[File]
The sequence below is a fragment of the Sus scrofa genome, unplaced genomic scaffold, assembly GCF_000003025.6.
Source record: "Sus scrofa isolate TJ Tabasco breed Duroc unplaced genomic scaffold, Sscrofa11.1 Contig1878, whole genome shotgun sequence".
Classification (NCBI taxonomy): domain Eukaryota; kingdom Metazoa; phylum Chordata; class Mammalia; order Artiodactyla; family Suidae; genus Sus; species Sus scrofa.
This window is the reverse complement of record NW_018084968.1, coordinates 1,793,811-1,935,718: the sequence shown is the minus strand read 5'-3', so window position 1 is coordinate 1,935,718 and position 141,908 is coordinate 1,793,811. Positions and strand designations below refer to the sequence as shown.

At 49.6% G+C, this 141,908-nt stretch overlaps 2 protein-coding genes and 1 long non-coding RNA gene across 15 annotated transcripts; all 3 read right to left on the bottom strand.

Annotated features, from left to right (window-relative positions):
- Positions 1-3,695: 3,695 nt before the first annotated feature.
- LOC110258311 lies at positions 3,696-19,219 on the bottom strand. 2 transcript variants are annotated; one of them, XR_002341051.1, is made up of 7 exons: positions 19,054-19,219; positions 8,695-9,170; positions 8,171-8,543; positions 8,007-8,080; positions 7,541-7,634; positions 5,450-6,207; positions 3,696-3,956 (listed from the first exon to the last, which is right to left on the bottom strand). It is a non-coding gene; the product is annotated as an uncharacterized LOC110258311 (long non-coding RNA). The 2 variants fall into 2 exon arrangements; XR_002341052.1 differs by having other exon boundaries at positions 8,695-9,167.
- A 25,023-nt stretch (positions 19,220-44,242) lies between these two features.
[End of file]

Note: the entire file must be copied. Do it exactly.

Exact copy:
The sequence below is a fragment of the Sus scrofa genome, unplaced genomic scaffold, assembly GCF_000003025.6.
Source record: "Sus scrofa isolate TJ Tabasco breed Duroc unplaced genomic scaffold, Sscrofa11.1 Contig1878, whole genome shotgun sequence".
Classification (NCBI taxonomy): domain Eukaryota; kingdom Metazoa; phylum Chordata; class Mammalia; order Artiodactyla; family Suidae; genus Sus; species Sus scrofa.
This window is the reverse complement of record NW_018084968.1, coordinates 1,793,811-1,935,718: the sequence shown is the minus strand read 5'-3', so window position 1 is coordinate 1,935,718 and position 141,908 is coordinate 1,793,811. Positions and strand designations below refer to the sequence as shown.

At 49.6% G+C, this 141,908-nt stretch overlaps 2 protein-coding genes and 1 long non-coding RNA gene across 15 annotated transcripts; all 3 read right to left on the bottom strand.

Annotated features, from left to right (window-relative positions):
- Positions 1-3,695: 3,695 nt before the first annotated feature.
- LOC110258311 lies at positions 3,696-19,219 on the bottom strand. 2 transcript variants are annotated; one of them, XR_002341051.1, is made up of 7 exons: positions 19,054-19,219; positions 8,695-9,170; positions 8,171-8,543; positions 8,007-8,080; positions 7,541-7,634; positions 5,450-6,207; positions 3,696-3,956 (listed from the first exon to the last, which is right to left on the bottom strand). It is a non-coding gene; the product is annotated as an uncharacterized LOC110258311 (long non-coding RNA). The 2 variants fall into 2 exon arrangements; XR_002341052.1 differs by having other exon boundaries at positions 8,695-9,167.
- A 25,023-nt stretch (positions 19,220-44,242) lies between these two features.